Yesterday I asked whether we have reached Peak Clownshoe on the nuclear deal with Iran. Clearly that question came prematurely. Earlier today, Iran launched a series of ballistic missiles in defiance of both the nuclear agreement and existing UN resolutions. Iran defiantly declared that they would continue to test their ballistic missile systems regardless of the UN or its agreements with the US. In fact, Tehran turned it into a must-see-TV event:
Iran’s Islamic Revolutionary Guards Corps (IRGC) test-fired several ballistic missiles on Tuesday, state television said, challenging a United Nations resolution and drawing a threat of a diplomatic response from the United States.
Two months ago, Washington imposed sanctions against businesses and individuals linked to Iran’s missile program over a test of the medium-range Emad missile carried out in October 2015. …
Brigadier General Amir Ali Hajizadeh, commander of the IRGC’s aerospace arm, said sanctions would not stop Iran developing its ballistic missiles, which it regards as a cornerstone of its conventional deterrent.
“Our main enemies are imposing new sanctions on Iran to weaken our missile capabilities … But they should know that the children of the Iranian nation in the Revolutionary Guards and other armed forces refuse to bow to their excessive demands,” the IRGC’s website quoted Hajizadeh as saying.
When asked about the missile tests, White House spokesperson Josh Earnest says not to worry — they’ll know if the Iranians violate the agreement, so it’s all good:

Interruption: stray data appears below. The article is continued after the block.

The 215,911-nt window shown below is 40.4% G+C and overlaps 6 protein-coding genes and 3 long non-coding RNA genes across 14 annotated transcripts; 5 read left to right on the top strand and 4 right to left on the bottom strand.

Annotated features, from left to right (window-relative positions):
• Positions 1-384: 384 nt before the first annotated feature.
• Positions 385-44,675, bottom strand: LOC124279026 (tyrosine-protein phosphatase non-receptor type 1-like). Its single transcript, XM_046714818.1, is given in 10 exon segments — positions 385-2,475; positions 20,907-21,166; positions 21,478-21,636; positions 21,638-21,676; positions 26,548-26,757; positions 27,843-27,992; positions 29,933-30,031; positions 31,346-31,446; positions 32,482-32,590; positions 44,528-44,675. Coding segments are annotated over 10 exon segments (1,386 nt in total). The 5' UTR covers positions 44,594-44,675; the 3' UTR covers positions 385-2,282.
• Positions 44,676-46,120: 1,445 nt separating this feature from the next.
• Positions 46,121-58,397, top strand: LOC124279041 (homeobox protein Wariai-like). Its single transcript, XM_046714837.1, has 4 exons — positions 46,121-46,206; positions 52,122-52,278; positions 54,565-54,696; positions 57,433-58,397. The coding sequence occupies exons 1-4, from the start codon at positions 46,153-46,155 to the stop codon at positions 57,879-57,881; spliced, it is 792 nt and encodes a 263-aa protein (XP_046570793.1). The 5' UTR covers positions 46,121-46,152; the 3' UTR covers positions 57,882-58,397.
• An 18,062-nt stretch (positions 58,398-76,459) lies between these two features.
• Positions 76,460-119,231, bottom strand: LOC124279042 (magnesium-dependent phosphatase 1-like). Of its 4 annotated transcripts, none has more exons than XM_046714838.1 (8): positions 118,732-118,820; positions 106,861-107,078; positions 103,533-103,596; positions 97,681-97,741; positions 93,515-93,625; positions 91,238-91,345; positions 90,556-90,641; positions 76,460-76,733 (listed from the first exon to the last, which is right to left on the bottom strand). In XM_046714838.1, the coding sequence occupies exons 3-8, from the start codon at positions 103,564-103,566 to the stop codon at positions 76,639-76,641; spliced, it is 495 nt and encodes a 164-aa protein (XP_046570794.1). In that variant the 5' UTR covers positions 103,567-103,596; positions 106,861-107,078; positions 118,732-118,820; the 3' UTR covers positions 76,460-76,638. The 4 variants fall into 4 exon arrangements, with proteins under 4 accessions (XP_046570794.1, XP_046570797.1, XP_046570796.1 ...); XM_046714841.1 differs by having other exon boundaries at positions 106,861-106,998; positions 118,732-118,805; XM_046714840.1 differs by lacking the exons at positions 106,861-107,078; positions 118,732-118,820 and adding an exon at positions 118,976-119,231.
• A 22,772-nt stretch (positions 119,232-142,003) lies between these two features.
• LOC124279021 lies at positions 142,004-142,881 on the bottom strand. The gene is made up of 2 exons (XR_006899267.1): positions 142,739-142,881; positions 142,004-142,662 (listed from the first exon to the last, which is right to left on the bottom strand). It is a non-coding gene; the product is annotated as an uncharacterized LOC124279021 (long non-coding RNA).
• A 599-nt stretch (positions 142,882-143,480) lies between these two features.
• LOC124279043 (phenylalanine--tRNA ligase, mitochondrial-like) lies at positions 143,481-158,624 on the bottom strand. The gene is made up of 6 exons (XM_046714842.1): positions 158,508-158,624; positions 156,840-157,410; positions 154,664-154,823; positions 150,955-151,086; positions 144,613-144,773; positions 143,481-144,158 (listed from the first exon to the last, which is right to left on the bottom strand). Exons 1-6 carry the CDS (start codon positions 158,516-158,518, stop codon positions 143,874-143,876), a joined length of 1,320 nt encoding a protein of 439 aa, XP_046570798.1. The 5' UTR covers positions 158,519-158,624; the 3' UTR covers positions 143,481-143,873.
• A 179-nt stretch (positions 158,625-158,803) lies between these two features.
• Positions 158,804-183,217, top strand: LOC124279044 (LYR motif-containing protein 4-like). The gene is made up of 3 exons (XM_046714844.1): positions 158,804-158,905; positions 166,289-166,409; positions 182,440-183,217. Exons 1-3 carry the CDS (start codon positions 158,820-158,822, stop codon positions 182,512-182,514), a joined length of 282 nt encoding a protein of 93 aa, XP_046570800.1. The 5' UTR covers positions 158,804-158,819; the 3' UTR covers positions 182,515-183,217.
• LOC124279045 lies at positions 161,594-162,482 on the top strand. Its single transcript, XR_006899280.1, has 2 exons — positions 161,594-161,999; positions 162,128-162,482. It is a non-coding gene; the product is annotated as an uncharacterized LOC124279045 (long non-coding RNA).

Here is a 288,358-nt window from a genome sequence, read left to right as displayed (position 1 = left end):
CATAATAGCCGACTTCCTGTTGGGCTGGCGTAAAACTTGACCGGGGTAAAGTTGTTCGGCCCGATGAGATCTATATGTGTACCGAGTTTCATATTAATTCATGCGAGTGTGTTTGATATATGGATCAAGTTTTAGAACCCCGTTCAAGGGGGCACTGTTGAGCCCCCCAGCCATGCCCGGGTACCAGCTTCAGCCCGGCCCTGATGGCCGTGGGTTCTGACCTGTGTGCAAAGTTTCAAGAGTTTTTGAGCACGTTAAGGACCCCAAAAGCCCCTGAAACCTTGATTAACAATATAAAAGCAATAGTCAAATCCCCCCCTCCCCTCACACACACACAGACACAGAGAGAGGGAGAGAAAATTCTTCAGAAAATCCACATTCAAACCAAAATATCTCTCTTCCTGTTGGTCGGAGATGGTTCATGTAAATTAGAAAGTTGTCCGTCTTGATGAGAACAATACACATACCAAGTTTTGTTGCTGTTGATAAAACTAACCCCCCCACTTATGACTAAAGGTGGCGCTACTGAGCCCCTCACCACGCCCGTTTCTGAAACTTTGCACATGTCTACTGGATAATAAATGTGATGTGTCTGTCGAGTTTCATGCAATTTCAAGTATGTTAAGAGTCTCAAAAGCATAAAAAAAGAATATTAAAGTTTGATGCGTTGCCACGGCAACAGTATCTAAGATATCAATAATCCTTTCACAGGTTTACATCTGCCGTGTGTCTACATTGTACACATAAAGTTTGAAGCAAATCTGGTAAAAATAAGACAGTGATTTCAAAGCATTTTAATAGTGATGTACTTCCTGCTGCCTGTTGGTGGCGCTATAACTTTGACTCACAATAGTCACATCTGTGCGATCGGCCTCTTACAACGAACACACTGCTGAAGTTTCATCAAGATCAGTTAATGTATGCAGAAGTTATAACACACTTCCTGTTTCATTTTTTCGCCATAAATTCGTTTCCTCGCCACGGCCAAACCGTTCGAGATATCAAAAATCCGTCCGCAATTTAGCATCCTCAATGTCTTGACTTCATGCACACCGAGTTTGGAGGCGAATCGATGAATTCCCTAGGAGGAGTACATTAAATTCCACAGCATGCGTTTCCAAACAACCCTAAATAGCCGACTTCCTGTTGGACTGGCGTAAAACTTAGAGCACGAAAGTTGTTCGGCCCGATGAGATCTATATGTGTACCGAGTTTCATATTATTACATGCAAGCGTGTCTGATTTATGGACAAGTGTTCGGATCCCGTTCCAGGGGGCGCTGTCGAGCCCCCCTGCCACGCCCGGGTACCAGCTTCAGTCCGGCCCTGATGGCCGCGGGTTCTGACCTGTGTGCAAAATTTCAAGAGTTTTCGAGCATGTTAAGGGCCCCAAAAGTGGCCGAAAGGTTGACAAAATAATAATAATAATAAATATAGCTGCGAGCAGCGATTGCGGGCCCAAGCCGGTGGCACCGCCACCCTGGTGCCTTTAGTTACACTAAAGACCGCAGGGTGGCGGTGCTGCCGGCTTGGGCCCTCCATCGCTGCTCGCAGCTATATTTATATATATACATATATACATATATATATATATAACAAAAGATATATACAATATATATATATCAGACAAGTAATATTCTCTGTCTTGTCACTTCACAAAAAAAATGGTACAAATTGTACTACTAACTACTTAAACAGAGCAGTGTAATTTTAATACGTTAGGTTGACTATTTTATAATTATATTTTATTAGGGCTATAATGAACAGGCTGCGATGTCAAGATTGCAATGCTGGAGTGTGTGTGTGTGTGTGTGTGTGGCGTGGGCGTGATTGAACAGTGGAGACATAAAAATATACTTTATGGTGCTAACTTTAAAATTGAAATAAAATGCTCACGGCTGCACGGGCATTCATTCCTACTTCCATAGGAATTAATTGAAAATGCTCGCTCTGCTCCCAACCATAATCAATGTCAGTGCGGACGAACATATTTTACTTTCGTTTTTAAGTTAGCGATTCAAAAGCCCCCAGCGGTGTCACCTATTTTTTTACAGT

No guarantee Iran won't violate nuclear deal, says @PressSec, "but we'll know if they do," citing most intrusive monitoring procedures.
— Mark Knoller (@markknoller) March 8, 2016
First, that’s not exactly a comforting thought. Even if we do know if the Iranians cheat, there’s no longer much we can do about it. Iran already has access to $100 billion in unfrozen assets that the West agreed to surrender to get the deal done. Those assets are mainly in foreign banks, the Financial Times reported a month ago, but the Iranians are almost certain to have found ways to get around the US control of banking systems that made the sanctions bite particularly hard. The West could put sanctions on oil sales again, but good luck getting Russia and China to go along with them again. We made it clear that we didn’t want to maintain that pressure on the mullahs, and those two powers will not want to disrupt their own economies for short-term stunts.
Second, as we discovered yesterday, we may know if Iran cheats, but we’re not likely to get the necessary details to deal with it. And this stunt shows that Iran could care less whether we know about it. They turned this series of missile launches into a reality-TV show akin to The Opening of Al Capone’s Vault, only with a much more explosive climax.
The most significant question will be whether the UN takes any action. As Jeff Dunetz notes, this violated existing UN resolutions, and North Korea’s nuclear tests just resulted in the imposition of stiff new sanctions:
The Obama administration claims the firing of missiles did not violate the p5+1 nuke deal. But they admit that if true the missile firings violates UNSCR 2231, the resolution which among other things approved the P5+1 deal. Paragraph 3 of Annex B of resolution 2231 (2015) calls upon Iran not to undertake any activity related to ballistic missiles designed to be capable of delivering nuclear weapons, including launches using such ballistic missile technology. So since the two are part of the same UN resolution one can argue that violating one part is violating the whole thing. Or to put on another way saying that it doesn’t violate the P5+1 deal is a trick of semantics.
Semantics is all the White House has left to use to keep justifying its terrible deal with Iran. Don’t expect the UN to pull the Obama-Kerry chestnuts out of the fire either, for the same reason that Russia and China won’t go along with the “snapback” sanctions. We already signaled our withdrawal, and no one will take us seriously on this matter again.